- Alcoholic: ethyl alcohol is an anti-nutritional molecule and hinders the absorption of all nutrients, including iron, vitamin C, folic acid and cobalamin.
Natural Cures and Remedies
The natural remedies for anemia are few and are limited to taking food supplements with single or combined molecules:
- C vitamin.
- Folic acid.
A natural remedy against anemia that was very popular in the Middle Ages was solid iron (today it is not recommended for practice):
- Spiked apple: the apple is enriched with iron thanks to the reaction between it and the food acids. It is produced by sticking the nails into the apples and removing them after one or two days, before consuming the fruit.
We also remember that:
- It is not always recommended to take natural teas; regardless of the presumed function, many of them bring certain anti-nutritional molecules of which we have already spoken.
Orally, intramuscularly or intravenously they can treat both iron deficiency and pernicious anemia.
The most common treatments for iron deficiency anemia are:
- Ferrous salts: taken orally, in some cases they cause side effects such as heartburn, abdominal cramps, constipation or diarrhea.
- Ferrous sulfate (es Ferrograd): is the product of the elite for the treatment of pernicious anemia. It is effective and has few side effects.
- Iron dextran: injectable.
- Iron fumarate (eg Organic Iron): available in solution to be taken orally.
- Iron gluconate (eg Sidervim, Cromatonferro, Bioferal, Losferron): available in effervescent tablets.
- Carbonyl iron (eg Icar): available orally.
- Saccharate iron (eg Ferrum Hausmann Orale, Venofer): available for oral use.
- Haemopoietic growth factors: they are useful when iron deficiency anemia depends on renal failure or cancer.
Against pernicious anemia, injections based on folic acid and cobalamin are mainly used.
The prevention of anemia is exclusively food-based.
It is advisable:
- Follow a varied but specific diet:
- With foods rich in iron heme and cobalamin:
- About two portions of meat per week (150g each).
- About two portions of fishery products per week (150-200g each).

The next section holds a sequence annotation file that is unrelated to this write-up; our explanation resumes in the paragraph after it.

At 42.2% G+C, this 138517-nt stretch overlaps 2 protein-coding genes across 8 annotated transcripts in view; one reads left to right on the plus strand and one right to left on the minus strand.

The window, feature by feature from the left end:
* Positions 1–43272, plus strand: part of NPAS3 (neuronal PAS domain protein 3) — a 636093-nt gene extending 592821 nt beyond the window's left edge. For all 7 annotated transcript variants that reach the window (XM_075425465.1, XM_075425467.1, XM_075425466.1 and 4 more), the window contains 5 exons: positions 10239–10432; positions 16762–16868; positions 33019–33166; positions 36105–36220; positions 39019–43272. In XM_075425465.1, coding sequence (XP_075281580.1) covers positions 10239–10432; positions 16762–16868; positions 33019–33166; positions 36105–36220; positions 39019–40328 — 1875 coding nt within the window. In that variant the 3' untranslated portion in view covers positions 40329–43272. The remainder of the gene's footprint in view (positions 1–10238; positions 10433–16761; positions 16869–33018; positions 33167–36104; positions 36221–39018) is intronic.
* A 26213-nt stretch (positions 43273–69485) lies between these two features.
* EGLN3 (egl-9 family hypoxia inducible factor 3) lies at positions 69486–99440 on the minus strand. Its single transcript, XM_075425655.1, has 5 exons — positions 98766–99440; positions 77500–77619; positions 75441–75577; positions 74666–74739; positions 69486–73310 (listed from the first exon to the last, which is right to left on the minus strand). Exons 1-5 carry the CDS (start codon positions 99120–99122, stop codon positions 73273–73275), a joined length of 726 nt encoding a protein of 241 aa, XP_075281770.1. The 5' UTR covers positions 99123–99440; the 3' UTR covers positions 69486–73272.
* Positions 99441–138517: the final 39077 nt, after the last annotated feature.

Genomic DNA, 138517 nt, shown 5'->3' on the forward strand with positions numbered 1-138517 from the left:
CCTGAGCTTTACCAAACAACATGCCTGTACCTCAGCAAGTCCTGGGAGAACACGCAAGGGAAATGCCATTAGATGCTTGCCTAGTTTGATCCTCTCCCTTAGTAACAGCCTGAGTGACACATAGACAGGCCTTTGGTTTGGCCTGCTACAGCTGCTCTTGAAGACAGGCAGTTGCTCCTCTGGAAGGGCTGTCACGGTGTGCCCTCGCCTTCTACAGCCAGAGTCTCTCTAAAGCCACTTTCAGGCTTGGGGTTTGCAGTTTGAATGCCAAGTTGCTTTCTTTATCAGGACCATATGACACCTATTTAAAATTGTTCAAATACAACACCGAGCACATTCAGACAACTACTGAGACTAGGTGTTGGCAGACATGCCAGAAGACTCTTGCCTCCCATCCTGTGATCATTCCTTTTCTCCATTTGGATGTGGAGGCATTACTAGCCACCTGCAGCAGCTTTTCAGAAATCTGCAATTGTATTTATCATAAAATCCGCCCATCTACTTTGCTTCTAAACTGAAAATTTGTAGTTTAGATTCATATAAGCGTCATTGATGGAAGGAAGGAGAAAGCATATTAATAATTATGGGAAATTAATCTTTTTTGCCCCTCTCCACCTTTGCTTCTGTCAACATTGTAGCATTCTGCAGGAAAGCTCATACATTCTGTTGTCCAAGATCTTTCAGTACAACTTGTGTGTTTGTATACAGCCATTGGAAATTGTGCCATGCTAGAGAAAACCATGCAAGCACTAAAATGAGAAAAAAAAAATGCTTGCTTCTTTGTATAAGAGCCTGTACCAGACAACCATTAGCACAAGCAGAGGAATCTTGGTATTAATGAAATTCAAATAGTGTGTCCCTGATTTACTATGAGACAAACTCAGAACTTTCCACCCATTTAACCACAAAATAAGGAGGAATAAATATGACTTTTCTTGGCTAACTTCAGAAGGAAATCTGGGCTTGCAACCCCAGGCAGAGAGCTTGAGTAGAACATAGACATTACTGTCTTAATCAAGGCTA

- About two or three eggs a week.
- About three or four servings of dried vegetables and as many of whole grains, soaked or fermented and well cooked per week (from 80g each).
- With foods rich in vitamin C, citric acid and folic acid:
- Two portions per day of fresh medium raw sweet fruit (100-200g each).
- Two servings per day of fresh raw vegetables (100-200g each).
- Avoid the association of foods containing iron and heme with foods containing excessive amounts of phytic acid and phytates, oxalic acid and oxalates, tannins, calcium, ethyl alcohol and dietary fiber.
If one of the causes of anemia recognizes an excessively prolonged and intense aerobic physical activity (for example the endurance race), it is necessary:
- Reduce activity or try to improve diet / integration.
In addition to diet, supplements and drugs, some more challenging remedies like:
- Blood transfusions: in particularly severe cases it is possible to proceed with a blood transfusion.
- Oral contraceptives: in the case of particularly abundant menstruation the risk of iron deficiency anemia increases considerably, given the conspicuous amount of blood lost due to hypermenorrhea. By regulating menstrual flow, oral contraceptives could be a possible therapeutic option.
- Possible surgical procedures to resolve bleeding (eg for varicose veins of the digestive tract, gastric ulcer, etc.) or bleeding polyps: they are responsible for the occult or visible loss of blood in the stool and consequent anemia.